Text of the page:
John Scott Haldane

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Haldane, John Scott


Born May 3, 1860, in Edinburgh; died Mar. 14, 1936, in Oxford. British physiologist. Fellow of the Royal Society of London (1897). Father of J. B. S. Haldane.

Haldane graduated from the University of Edinburgh in 1884. From 1887 to the end of his life he conducted research and taught at Oxford University. He also headed physiological laboratories in Doncaster (from 1912) and Birmingham (from 1921).

Haldane’s principal works dealt with respiration. He showed the relationship between carbon dioxide and the regulation of respiration and developed several analytic methods and devices for studying human respiration, for example, the Haldane-Priest-ley method of obtaining alveolar air, the Douglas-Haldane gas-exchange study, and the Haldane gas analysis apparatus. Haldane solved several problems of great practical significance. He was the first to work out a scientifically substantiated method of decompression for divers; he established the mechanism of the toxicity of carbon monoxide; and he developed measures for physiological safety in high-altitude flight and in mining. Haldane publicly opposed mechanistic tendencies in physiology.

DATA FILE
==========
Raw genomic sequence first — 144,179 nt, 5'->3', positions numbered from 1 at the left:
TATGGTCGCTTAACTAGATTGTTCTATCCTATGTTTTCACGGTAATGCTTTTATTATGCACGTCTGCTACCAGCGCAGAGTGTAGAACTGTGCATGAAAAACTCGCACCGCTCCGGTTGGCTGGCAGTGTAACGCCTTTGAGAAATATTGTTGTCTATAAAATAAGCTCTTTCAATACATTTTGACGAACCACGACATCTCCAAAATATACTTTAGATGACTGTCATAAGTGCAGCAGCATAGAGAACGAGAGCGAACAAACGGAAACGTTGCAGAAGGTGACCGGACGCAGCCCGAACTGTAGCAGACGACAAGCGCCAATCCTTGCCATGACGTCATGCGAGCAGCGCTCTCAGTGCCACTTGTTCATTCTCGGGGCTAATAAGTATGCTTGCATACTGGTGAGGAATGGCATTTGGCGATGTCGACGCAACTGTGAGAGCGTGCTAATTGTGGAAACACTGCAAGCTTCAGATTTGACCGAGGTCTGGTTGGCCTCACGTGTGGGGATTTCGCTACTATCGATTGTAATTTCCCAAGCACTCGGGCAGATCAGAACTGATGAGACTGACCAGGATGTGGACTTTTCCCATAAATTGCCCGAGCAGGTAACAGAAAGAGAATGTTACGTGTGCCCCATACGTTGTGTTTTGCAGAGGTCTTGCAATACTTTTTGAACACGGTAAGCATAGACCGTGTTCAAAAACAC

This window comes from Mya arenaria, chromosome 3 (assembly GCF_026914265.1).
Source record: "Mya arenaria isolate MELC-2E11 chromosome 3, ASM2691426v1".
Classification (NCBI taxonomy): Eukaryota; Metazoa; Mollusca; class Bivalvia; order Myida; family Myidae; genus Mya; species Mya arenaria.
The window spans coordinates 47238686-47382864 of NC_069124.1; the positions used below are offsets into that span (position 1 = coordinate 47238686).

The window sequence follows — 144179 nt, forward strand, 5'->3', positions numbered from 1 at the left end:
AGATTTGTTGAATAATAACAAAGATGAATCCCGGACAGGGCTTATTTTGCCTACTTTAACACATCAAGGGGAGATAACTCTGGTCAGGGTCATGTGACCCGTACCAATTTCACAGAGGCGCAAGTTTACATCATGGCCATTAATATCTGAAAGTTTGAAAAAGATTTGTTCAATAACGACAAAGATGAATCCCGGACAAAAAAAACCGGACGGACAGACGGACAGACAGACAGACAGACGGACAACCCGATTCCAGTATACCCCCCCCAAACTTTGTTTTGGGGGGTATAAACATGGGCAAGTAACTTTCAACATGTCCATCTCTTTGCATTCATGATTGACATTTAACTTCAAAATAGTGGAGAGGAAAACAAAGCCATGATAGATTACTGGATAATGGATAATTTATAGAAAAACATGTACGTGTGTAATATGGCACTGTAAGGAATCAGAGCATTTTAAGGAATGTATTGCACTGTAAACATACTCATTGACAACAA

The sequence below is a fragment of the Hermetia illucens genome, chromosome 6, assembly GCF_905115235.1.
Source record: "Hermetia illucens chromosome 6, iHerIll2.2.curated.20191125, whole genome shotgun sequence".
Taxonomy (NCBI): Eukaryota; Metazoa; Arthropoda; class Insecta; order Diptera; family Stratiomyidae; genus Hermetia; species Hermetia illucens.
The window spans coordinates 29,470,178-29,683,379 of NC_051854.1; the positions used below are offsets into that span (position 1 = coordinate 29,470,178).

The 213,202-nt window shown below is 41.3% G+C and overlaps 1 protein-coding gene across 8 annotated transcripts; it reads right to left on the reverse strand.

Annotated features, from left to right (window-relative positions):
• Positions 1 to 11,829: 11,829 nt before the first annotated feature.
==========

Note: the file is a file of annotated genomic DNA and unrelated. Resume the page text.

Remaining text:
Haldane’s work has not lost significance. The 100th anniversary of the scientist’s birth was widely celebrated by the scientific community.


Organism and Environment as Illustrated by the Physiology of Breathing. New Haven-London-Oxford, 1917.
The Sciences and Philosophy. London, 1929.
In Russian translation:
Dykhanie. Moscow-Leningrad, 1937. (With J. G. Priestley.)


Nature, 1936, vol. 137, no. 3466, p. 566.
The Regulation of Human Respiration. Edited by D. Cunningham and B. Lloyd. Oxford, 1963.
“J. S. Haldane (1860–1936), Respiration Physiologist.” JAMA, 1967, vol. 201, no. 6.